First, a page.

# Fundamental Physics/Electricity/Electric circuits/Electric circuit theorem

## Norton's theorem

Any network of voltage or current sources and resistors is electrically equivalent to an ideal current source in parallel with a single resistor.


## Thévenin's theorem

Any network of voltage or current sources and resistors is electrically equivalent to a single voltage source in series with a single resistor.


## Superposition theorem

In a linear network with several independent sources, the response in a particular branch when all the sources are acting simultaneously is equal to the linear sum of individual responses calculated by taking one independent source at a time.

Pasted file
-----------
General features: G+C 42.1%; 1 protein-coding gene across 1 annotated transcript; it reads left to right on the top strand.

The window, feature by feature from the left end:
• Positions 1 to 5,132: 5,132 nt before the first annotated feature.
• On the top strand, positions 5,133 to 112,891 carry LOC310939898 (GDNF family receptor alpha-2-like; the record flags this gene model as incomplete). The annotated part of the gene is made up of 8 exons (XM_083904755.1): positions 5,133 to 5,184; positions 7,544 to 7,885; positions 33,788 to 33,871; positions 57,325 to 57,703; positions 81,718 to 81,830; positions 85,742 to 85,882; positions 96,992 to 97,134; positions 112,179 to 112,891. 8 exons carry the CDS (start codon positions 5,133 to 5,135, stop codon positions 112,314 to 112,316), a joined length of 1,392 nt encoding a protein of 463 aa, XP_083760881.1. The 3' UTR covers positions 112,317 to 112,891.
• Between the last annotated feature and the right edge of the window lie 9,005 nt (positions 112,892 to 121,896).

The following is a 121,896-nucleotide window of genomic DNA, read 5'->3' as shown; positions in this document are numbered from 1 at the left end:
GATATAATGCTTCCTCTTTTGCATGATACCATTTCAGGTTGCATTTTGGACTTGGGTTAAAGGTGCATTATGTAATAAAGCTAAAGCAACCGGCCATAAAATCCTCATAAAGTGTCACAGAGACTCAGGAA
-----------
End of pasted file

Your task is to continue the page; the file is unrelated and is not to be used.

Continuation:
Other more complex laws may be needed if the network contains nonlinear or reactive components. Non-linear self-regenerative heterodyning systems can be approximated. Applying these laws results in a set of simultaneous equations that can be solved either algebraically or numerically.

## Maximum power transfer theorem

Maximum power transfer is achieved when resistance of the load is equal to resistance of the source


The condition of maximum power transfer does not result in maximum efficiency.

If we define the efficiency η as the ratio of power dissipated by the load to power developed by the source, then it is straightforward to calculate from the above circuit diagram that

${\displaystyle \eta ={\frac {R_{\mathrm {load} }}{R_{\mathrm {load} }+R_{\mathrm {source} }}}={\frac {1}{1+R_{\mathrm {source} }/R_{\mathrm {load} }}}.}$